Queen's University IRC

How Alberta is Eradicating Homelessness through Systems Thinking and Transformation


Françoise Morissette
Queen’s IRC Facilitator

September 6, 2016

How Alberta is Eradicating Homelessness through Systems Thinking and TransformationContext

Currently, organizations, industries, sectors, and communities of all types are seeking to modernize their systems to enhance performance, improve service delivery, and ensure sustainability. This means extensive transformation: paradigm shifts, radical redesigns, strategic resets and culture re-alignment are the order of the day. Evolutionary change is neither potent, nor quick enough; revolutionary, dramatic change is called for.

Meanwhile, society in general is trying to solve large scale, chronic problems such as family violence, poverty, environmental degradation and homelessness. To quote Charles Dickens: “It was the best of times, it was the worst of times… it was the spring of hope… the winter of despair…. We had everything before us, we had nothing before us…” (1)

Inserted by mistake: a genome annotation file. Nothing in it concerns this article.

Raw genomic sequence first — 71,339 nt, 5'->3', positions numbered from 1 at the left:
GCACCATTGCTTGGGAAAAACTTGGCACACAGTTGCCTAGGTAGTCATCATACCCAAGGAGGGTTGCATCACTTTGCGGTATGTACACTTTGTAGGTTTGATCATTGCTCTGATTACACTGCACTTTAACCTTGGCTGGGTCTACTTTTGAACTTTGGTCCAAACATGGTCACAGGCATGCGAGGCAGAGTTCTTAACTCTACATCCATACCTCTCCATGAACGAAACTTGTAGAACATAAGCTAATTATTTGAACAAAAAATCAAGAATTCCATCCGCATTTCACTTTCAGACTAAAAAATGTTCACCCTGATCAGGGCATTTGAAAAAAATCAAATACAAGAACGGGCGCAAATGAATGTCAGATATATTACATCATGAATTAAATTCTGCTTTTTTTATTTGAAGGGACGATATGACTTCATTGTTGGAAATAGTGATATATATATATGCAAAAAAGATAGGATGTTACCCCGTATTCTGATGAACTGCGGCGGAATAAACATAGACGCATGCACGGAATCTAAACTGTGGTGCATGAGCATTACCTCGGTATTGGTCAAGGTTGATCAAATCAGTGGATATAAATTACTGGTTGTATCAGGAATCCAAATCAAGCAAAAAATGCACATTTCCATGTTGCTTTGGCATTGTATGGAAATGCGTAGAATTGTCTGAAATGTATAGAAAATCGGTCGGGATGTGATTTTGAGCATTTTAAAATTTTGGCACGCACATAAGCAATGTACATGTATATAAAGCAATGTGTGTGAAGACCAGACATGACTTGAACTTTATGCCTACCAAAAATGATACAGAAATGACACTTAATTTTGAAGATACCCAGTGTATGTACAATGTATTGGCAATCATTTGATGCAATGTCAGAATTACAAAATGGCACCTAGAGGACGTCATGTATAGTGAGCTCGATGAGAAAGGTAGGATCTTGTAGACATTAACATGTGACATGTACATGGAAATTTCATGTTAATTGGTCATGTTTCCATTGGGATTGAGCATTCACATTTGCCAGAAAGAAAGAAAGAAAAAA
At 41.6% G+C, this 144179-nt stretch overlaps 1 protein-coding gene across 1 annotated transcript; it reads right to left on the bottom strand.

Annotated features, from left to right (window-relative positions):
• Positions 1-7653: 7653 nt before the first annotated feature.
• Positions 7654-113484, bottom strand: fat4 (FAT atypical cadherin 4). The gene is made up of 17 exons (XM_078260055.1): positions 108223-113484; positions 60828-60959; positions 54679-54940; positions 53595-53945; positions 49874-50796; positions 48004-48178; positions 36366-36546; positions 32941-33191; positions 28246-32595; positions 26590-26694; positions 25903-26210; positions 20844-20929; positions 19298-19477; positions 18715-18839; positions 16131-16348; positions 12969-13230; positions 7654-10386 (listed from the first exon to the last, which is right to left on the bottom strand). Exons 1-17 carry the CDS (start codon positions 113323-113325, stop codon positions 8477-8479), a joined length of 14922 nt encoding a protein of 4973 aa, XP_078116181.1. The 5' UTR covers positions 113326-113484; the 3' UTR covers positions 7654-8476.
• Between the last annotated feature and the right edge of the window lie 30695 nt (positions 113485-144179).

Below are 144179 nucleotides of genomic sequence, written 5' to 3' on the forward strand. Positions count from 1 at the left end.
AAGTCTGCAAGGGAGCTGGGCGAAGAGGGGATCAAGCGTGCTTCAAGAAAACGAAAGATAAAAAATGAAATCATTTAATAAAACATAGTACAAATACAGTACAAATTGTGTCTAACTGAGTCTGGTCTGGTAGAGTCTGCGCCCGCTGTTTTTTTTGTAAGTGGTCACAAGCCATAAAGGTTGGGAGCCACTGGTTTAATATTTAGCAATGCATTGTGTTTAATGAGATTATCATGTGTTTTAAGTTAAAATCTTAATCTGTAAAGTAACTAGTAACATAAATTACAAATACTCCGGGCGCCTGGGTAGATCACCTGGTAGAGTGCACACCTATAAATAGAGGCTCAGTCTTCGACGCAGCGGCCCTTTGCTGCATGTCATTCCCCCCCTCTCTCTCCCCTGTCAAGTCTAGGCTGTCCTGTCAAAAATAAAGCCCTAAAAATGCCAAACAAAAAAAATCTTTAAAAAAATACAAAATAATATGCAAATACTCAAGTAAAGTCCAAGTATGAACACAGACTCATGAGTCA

Navigating the rushing waters of transformation requires a bold vision and strong systems thinking, as well as widespread change leadership, not to mention a big dose of courage and transformation resilience.

Alberta takes a stand

Homelessness is often viewed as a daunting, if not a wicked problem. (2) Yet, Alberta has shown the way to solutions that deliver results. In contrast with other Canadian jurisdictions who favour municipal approaches, Alberta broke new ground in 2009 by defining an ambitious vision for the entire province: Ending homelessness in 10 years, instead of simply ‘managing’ or ‘reducing’ it. To achieve this audacious goal, Alberta had to dramatically alter the way it thought and acted about homelessness. Here’s how it began:

In 2007, then Premier Ed Stelmach set out to capture the state of homelessness, as the problem was escalating. What factors were contributing to its rapid growth?

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